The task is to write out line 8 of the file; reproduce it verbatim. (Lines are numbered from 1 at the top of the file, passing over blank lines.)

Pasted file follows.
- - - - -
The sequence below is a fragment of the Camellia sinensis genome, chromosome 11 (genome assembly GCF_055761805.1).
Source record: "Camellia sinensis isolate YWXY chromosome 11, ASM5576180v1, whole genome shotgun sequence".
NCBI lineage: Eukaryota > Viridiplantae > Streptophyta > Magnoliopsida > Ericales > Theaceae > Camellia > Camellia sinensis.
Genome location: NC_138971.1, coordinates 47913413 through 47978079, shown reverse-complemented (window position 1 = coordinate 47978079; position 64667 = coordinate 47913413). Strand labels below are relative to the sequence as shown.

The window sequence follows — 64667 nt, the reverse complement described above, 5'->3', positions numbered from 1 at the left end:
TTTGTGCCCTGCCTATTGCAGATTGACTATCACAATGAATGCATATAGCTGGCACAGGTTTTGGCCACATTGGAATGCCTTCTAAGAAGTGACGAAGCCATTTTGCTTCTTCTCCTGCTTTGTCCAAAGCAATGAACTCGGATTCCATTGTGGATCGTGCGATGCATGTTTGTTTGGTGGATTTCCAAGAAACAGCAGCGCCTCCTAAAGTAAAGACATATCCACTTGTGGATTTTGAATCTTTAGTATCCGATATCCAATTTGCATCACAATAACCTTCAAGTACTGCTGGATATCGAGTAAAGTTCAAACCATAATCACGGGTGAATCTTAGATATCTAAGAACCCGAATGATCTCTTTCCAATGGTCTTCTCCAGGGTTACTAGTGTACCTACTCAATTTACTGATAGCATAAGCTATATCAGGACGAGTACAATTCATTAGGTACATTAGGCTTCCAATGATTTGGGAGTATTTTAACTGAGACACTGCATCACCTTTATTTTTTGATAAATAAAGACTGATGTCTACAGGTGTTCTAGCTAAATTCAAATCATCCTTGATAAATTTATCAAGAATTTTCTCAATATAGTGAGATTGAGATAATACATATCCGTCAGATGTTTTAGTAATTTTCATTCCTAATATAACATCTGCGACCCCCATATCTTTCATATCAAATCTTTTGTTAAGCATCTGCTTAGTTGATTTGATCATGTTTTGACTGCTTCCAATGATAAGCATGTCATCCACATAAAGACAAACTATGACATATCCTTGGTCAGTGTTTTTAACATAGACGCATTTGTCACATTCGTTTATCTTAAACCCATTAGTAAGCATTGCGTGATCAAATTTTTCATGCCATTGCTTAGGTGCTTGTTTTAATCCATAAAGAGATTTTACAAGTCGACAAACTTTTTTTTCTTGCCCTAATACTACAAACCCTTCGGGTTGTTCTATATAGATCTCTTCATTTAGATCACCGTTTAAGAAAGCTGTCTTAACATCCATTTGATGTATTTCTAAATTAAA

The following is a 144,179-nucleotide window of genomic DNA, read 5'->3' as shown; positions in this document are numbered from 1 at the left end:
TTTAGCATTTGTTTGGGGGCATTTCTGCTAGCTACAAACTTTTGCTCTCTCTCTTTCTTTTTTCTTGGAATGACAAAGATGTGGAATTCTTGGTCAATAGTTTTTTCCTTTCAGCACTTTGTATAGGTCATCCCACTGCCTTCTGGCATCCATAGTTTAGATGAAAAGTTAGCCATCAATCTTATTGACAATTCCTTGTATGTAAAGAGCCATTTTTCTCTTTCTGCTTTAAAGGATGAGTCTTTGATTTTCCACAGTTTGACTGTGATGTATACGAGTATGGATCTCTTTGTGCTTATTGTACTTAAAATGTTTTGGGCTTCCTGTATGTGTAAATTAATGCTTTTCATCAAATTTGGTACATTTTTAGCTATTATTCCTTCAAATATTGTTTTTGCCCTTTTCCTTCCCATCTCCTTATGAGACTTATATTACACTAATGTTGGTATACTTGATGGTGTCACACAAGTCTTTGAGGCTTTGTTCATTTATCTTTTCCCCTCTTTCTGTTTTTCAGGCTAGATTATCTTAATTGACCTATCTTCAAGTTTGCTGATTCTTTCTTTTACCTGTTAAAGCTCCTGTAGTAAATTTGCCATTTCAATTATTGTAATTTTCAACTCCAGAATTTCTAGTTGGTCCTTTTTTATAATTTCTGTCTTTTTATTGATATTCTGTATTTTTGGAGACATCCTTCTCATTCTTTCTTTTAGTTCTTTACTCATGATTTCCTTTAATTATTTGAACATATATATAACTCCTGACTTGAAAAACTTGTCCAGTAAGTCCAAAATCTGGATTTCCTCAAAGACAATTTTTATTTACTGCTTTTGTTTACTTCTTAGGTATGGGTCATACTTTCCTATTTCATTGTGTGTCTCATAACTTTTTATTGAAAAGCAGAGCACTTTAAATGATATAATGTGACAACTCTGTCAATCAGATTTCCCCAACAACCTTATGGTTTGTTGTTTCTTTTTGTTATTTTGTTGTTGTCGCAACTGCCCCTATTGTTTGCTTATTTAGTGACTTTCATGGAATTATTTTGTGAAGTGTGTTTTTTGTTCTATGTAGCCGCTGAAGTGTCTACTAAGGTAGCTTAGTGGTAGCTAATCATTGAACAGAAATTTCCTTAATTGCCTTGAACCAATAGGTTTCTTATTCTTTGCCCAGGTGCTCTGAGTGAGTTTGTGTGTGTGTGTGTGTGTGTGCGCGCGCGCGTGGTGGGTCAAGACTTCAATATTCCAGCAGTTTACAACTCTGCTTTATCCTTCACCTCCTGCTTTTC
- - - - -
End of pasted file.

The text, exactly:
TTTAGCATTTGTTTGGGGGCATTTCTGCTAGCTACAAACTTTTGCTCTCTCTCTTTCTTTTTTCTTGGAATGACAAAGATGTGGAATTCTTGGTCAATAGTTTTTTCCTTTCAGCACTTTGTATAGGTCATCCCACTGCCTTCTGGCATCCATAGTTTAGATGAAAAGTTAGCCATCAATCTTATTGACAATTCCTTGTATGTAAAGAGCCATTTTTCTCTTTCTGCTTTAAAGGATGAGTCTTTGATTTTCCACAGTTTGACTGTGATGTATACGAGTATGGATCTCTTTGTGCTTATTGTACTTAAAATGTTTTGGGCTTCCTGTATGTGTAAATTAATGCTTTTCATCAAATTTGGTACATTTTTAGCTATTATTCCTTCAAATATTGTTTTTGCCCTTTTCCTTCCCATCTCCTTATGAGACTTATATTACACTAATGTTGGTATACTTGATGGTGTCACACAAGTCTTTGAGGCTTTGTTCATTTATCTTTTCCCCTCTTTCTGTTTTTCAGGCTAGATTATCTTAATTGACCTATCTTCAAGTTTGCTGATTCTTTCTTTTACCTGTTAAAGCTCCTGTAGTAAATTTGCCATTTCAATTATTGTAATTTTCAACTCCAGAATTTCTAGTTGGTCCTTTTTTATAATTTCTGTCTTTTTATTGATATTCTGTATTTTTGGAGACATCCTTCTCATTCTTTCTTTTAGTTCTTTACTCATGATTTCCTTTAATTATTTGAACATATATATAACTCCTGACTTGAAAAACTTGTCCAGTAAGTCCAAAATCTGGATTTCCTCAAAGACAATTTTTATTTACTGCTTTTGTTTACTTCTTAGGTATGGGTCATACTTTCCTATTTCATTGTGTGTCTCATAACTTTTTATTGAAAAGCAGAGCACTTTAAATGATATAATGTGACAACTCTGTCAATCAGATTTCCCCAACAACCTTATGGTTTGTTGTTTCTTTTTGTTATTTTGTTGTTGTCGCAACTGCCCCTATTGTTTGCTTATTTAGTGACTTTCATGGAATTATTTTGTGAAGTGTGTTTTTTGTTCTATGTAGCCGCTGAAGTGTCTACTAAGGTAGCTTAGTGGTAGCTAATCATTGAACAGAAATTTCCTTAATTGCCTTGAACCAATAGGTTTCTTATTCTTTGCCCAGGTGCTCTGAGTGAGTTTGTGTGTGTGTGTGTGTGTGTGCGCGCGCGCGTGGTGGGTCAAGACTTCAATATTCCAGCAGTTTACAACTCTGCTTTATCCTTCACCTCCTGCTTTTC